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Tip of the Month: Experience Design Choices to Optimize Performance

In a prior tip of the month we talked about minimal and ideal PC specifications to ensure the best experience performance. Our answer was that the minimal - though technically possible - really should be exceeded. Beyond that, get the best PC your budget allows, biasing investment to use of a solid state drive and then the most powerful CPU and GPU available for that device.

Let's now talk about the experience itself. What can you do with your design to optimize performance? IntuiFace is pretty smart about resource management and we've tried hard to prevent design choices that would sink performance. However, there are still a few things to keep in mind.

Note that these tips are focused solely on performance and thus may require design compromise. Choose only those that make sense for you.

Hide everything the user is not meant to see:

Everything visible - even if just slid off-screen - consumes device resources. To prevent this consumption, deselect the "Visible" property of every unseen asset, collection and control. When the item is meant to be revealed, use triggers and actions to unhide the asset.


Minimize the size of content:

IntuiFace is smart enough to dynamically downsize images to accommodate the container size. For example, a Full HD image scaled down to a 300x200 button won't use Full HD resources. However, this is done on the fly and not done at all for videos and documents. By downsizing content proactively - e.g. reducing the resolution of a video that will never be more than 500x300 in size - you reduce the amount of system resources consumed. This can be a big resource saver. (One shortcut: use jpg instead of png for images as the former uses fewer system resources at the same resolution.)

Reduce rendering detail of audio, 3D and Deep Zoom images:

Related to the prior point. Limit audio bitrate to 1500 kB/s or less. (Same goes for videos.) We recommend 10k facets or fewer for 3D models. For Deep Zoom, it's highly variable so just reduce it to what you require for your design and no more.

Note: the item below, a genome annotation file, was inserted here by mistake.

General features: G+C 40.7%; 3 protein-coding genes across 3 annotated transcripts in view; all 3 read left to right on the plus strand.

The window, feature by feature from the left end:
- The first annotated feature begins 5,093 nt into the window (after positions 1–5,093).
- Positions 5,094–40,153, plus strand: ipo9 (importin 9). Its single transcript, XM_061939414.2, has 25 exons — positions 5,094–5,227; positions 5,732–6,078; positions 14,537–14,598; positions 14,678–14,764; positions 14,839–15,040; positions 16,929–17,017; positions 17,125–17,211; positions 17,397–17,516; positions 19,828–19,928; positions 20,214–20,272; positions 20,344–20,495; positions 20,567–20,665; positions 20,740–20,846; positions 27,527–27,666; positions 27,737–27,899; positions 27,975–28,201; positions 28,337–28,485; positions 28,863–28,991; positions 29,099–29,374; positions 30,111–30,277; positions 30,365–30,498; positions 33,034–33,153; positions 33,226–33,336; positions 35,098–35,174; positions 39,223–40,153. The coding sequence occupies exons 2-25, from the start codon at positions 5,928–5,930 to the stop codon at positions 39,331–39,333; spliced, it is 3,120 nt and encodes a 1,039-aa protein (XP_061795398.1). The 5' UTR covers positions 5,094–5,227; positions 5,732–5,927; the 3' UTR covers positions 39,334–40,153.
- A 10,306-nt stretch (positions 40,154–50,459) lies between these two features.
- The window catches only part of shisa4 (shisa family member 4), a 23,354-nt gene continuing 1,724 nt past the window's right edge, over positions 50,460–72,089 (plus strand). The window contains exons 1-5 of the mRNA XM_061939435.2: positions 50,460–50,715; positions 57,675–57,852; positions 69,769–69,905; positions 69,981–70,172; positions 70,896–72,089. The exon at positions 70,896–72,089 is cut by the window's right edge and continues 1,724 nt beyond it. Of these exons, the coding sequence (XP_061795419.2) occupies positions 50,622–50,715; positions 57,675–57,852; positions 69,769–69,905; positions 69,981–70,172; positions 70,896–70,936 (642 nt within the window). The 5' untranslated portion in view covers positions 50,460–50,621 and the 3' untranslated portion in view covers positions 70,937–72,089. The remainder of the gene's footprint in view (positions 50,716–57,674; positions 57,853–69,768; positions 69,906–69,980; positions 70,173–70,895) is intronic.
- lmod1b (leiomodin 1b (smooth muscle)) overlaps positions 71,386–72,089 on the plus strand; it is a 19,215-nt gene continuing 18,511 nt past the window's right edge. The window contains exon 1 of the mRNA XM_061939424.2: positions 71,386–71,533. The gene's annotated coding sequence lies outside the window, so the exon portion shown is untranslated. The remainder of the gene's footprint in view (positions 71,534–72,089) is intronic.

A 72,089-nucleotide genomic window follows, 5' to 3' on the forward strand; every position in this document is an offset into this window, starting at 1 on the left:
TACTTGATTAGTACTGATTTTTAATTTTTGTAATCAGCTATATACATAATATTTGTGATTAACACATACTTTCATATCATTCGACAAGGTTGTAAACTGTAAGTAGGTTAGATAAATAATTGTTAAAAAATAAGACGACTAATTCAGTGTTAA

Consider combining multiple scenes into one:

Rather than designing with multiple scenes, you could use the visibility property in a single scene to hide and show elements when required. This eliminates scene-to-scene transition, one less thing your users have to wait for. However, this can also lead to a complicated design so approach it wisely.

Use visual effects sensibly:

IntuiFace includes some very cool visual effects like blur and grayscale. These effects are amazing but can require a lot of processing power. Feel free to use them but do so judiciously - e.g. apply one at a time and only as much as necessary. And always test your work.


Sequence use of high resource content:

If not required, prevent the playback or use of more than one high resource media at a time. For example, favor playing one video at a time, manipulating one 3D model at a time, etc. Concurrent playback and interaction can overburden your device.

Hide the loading indicator:

This is more cosmetic than anything. You can choose whether or not to show the IntuiFace loading indicator. See the Composer menu option Project -> Project Settings -> Loading Indicator Style. It's one less thing for your experience to do plus its absence doesn't reinforce the "I'm waiting" feeling. That said, the indicator might serve your design well so use it wisely.


Now you know how to give pep to your experiences. Have any performance tips of your own? Let us know!